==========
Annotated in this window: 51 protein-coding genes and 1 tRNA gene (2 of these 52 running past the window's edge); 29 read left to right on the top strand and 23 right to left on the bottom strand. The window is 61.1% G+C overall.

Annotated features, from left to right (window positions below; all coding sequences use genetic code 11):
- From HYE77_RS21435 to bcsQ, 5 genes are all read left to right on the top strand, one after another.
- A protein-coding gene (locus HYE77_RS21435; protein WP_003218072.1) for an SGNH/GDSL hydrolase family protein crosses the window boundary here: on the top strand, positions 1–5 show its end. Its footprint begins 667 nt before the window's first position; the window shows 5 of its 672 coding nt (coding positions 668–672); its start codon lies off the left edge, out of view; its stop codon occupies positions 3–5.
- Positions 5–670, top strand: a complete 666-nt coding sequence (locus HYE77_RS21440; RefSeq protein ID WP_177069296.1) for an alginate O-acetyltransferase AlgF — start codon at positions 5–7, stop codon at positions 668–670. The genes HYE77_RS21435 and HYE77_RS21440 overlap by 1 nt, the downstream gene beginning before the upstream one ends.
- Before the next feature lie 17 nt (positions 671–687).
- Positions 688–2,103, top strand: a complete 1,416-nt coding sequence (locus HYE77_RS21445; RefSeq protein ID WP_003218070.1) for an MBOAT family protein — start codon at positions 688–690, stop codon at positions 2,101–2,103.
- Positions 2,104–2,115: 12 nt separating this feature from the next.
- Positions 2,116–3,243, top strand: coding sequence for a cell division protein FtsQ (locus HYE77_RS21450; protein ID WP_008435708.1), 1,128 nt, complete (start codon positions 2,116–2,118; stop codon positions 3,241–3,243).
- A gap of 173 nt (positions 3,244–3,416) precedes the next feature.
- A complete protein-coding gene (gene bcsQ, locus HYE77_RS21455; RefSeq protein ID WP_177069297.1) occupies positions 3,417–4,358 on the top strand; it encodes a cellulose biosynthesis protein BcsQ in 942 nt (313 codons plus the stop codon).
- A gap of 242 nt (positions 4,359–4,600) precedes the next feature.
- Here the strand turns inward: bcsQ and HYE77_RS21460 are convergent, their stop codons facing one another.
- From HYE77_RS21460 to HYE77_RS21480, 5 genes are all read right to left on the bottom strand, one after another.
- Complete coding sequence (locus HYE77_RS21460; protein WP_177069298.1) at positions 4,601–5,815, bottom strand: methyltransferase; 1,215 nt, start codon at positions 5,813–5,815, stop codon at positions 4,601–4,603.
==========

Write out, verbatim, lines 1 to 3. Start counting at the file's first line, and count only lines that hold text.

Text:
Annotated in this window: 51 protein-coding genes and 1 tRNA gene (2 of these 52 running past the window's edge); 29 read left to right on the top strand and 23 right to left on the bottom strand. The window is 61.1% G+C overall.

Annotated features, from left to right (window positions below; all coding sequences use genetic code 11):
- From HYE77_RS21435 to bcsQ, 5 genes are all read left to right on the top strand, one after another.